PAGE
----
). These structures were all determined in the absence of ligands, or in the presence of the acyl substrate, the adenylate, or AMP. Notably, none of these structures contained a bound CoA or thiol acceptor for the second partial reaction ().
Insights into CoA binding were derived from the crystallization of a bacterial acetyl-CoA synthetase (Acs) bound to adenosine-5′-propylphosphate, a non-hydrolyzable mimic of the adenylate intermediate, and CoA (52
). This structure, which appeared to show the enzyme poised to catalyze the thioesterification reaction, located the nucleotide of CoA at the surface of the protein with the pantetheine portion of CoA passing through a pantetheine tunnel
that runs between the N- and C-terminal domains to enter the mostly buried adenylate binding site.
The most intriguing feature of this structure was that the C-terminal domain of Acs adopted a dramatically different conformation compared to that seen in the prior structures of PheA and DhbE (). The C-terminal domain of Acs packed against the N-terminal domain forming a more lobular enzyme (). Multiple interactions were observed between the two domains, and between the C-terminal domain and the reaction intermediates. In this conformation, the loop containing the A10 lysine residue is 25Å from the active site. In contrast, the A8 β-sheet that initiates the C-terminal domain was rotated into the active site. The luciferase C-terminal domain, which was also observed in a conformation than observed in PheA, did not make any interactions with the N-terminal domain and did not seem to be a functionally relevant conformation.
Crystallographic Structure of Acetyl-CoA synthetase
The biochemical data implicating the A10 lysine from the C-terminal domain in catalyzing the adenylate-forming reaction specifically (43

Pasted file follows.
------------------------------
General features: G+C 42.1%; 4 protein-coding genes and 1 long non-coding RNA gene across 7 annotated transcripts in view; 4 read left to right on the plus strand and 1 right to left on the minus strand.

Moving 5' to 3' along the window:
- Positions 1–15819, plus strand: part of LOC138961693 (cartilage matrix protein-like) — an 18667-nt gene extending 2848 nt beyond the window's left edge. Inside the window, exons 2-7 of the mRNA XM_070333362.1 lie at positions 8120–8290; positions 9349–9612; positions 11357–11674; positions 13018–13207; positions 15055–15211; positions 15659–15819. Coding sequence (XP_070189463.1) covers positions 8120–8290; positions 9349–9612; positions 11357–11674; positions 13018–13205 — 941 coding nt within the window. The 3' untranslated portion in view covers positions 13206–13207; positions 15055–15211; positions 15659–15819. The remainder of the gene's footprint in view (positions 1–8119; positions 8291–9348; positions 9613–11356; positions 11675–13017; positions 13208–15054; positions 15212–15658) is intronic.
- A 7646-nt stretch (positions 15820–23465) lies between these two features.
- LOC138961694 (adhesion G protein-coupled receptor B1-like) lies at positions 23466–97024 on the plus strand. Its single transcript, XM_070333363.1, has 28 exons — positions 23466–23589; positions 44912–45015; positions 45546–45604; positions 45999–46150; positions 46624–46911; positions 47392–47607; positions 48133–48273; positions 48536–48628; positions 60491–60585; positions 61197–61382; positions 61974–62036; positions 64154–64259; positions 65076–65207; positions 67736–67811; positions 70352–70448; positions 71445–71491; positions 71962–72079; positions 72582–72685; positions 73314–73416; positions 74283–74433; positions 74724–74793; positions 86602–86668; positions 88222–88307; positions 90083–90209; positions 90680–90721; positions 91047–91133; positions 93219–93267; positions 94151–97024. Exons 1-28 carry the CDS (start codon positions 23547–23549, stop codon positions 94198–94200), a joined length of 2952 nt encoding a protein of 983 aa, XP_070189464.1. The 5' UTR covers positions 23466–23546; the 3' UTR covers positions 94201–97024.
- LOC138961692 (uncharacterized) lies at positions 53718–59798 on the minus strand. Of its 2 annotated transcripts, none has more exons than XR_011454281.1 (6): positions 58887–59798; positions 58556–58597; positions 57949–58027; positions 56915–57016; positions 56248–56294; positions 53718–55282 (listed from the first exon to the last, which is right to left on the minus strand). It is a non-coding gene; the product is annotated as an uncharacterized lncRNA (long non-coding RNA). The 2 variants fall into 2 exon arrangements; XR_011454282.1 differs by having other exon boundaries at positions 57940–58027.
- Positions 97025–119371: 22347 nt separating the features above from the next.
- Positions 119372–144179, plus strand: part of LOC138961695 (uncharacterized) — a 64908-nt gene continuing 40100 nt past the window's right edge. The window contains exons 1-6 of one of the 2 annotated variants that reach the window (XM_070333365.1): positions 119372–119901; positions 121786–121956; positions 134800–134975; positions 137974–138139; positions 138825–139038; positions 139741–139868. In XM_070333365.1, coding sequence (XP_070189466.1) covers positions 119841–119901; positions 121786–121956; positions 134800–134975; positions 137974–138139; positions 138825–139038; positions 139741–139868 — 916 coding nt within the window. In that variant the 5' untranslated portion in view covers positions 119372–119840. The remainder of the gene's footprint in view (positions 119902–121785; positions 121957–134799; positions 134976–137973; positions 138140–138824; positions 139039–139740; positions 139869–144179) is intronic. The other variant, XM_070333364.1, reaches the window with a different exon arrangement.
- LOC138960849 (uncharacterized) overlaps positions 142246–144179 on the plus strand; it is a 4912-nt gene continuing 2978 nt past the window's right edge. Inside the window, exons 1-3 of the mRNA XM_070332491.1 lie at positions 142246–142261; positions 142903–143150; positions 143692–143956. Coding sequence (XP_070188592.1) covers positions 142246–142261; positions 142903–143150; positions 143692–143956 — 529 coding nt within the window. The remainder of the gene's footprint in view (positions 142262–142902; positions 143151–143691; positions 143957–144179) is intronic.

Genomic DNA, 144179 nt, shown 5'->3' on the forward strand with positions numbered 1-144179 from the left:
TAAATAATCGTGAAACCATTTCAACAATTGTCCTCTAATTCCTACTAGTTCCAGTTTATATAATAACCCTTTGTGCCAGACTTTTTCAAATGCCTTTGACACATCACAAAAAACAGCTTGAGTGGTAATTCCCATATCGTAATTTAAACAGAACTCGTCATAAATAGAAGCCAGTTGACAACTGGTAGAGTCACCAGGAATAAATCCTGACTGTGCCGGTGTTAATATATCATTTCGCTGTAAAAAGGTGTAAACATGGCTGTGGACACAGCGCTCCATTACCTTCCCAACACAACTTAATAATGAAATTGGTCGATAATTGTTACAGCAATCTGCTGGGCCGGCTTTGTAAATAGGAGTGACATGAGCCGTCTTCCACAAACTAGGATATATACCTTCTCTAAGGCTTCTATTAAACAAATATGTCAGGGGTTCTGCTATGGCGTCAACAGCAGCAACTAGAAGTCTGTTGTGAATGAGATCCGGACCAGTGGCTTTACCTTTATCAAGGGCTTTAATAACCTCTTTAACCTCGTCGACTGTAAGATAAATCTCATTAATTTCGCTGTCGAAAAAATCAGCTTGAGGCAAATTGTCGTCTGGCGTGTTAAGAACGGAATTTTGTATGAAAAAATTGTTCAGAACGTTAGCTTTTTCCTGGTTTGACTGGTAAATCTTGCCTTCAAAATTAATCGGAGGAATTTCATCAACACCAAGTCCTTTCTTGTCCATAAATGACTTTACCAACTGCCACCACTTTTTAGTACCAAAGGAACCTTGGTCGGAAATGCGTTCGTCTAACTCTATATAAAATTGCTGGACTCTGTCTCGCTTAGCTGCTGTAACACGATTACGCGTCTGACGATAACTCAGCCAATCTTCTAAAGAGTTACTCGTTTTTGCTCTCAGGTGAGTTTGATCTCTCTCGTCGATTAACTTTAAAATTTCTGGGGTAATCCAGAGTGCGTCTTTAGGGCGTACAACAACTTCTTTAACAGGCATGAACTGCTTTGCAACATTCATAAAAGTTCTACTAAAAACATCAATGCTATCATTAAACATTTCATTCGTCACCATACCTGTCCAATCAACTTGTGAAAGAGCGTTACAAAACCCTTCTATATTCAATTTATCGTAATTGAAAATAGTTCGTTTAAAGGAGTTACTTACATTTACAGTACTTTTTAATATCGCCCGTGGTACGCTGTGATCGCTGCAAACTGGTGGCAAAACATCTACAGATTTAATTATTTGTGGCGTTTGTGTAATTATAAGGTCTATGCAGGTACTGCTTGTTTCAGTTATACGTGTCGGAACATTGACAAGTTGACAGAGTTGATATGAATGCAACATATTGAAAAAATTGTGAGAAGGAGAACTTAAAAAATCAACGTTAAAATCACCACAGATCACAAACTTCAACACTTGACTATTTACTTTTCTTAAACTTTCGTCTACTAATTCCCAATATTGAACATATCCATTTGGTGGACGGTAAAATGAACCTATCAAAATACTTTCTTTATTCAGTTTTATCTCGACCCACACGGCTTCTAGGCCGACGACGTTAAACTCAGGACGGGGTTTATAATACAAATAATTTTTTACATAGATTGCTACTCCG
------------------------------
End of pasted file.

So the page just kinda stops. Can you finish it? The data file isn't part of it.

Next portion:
) and the structural observation of this new conformational state of Acs bound to CoA provided preliminary support for a novel catalytic strategy (52
). In this proposed catalytic strategy, the members of this adenylate-forming family would adopt the PheA-like structure to catalyze the adenylation partial reaction. Upon formation of the adenylate and the release of pyrophosphate, the C-terminal domain would rotate to the orientation observed in the bacterial Acs to form a second conformation that would be used to catalyze the thioester-forming reaction. We adopted the term Domain Alternation
, which had been used to describe a large-scale domain rearrangement in methionine synthase (53
), to describe this mechanism.
The crystal structures of several other members of this enzyme family have since been determined in this conformation. These structures include the long chain fatty acyl-CoA synthetase from T. thermophilus
), DltA from B. subtilis
), and an acyl-adenylating enzyme from the methanogenic bacteria Methanosarcina acetivorans
). Interestingly, while the Acs structure contained CoA, these latter structures did not contain bound coenzyme A, although in the case of the fatty acyl-CoA synthetase, CoA was included in the crystallization conditions yet was not bound in the crystal structure.
In the last year, two examples of a single enzyme being crystallized in both conformations have been reported. The 4-chlorobenzoyl-CoA ligase (4CBL) from Alcaligenes
sp. AL3007 was the subject of extensive structural and kinetic evaluation, as will be discussed below. As part of this study, the enzyme was trapped in both the adenylate-forming conformation bound to the adenylate intermediate as well as to a complex of AMP and the product analog 4-chlorophenacyl-CoA (57
). More recently, the structure of the human medium chain Acyl-CoA synthetase has also been determined in both conformational states (58
). These alternate structures demonstrate that the domain rotation is a dynamic feature of the ANL enzymes and does not simply reflect differences in tertiary organization between different superfamily members.
Not surprisingly, crystallization of these conformationally flexible enzymes has been challenging and several of the deposited structures exhibit significant disorder in the C-terminal domain. Indeed, a recent structure of an FAAL (34
) required the removal of the C-terminal domain altogether to achieve crystallization. As with all structural studies, the careful selection of appropriate inhibitors can support the crystallization of enzymes trapped in relevant conformations. The use of alkyl phosphate esters (52
) or adenosyl sulfamate analogs (49
) as mimics of the adenylate intermediate, or a substituted phenacyl-CoA thioether (57
) as a mimic of the CoA thioester product has enabled the determination of some of the highest resolution structures of members of this conformationally dynamic enzyme family.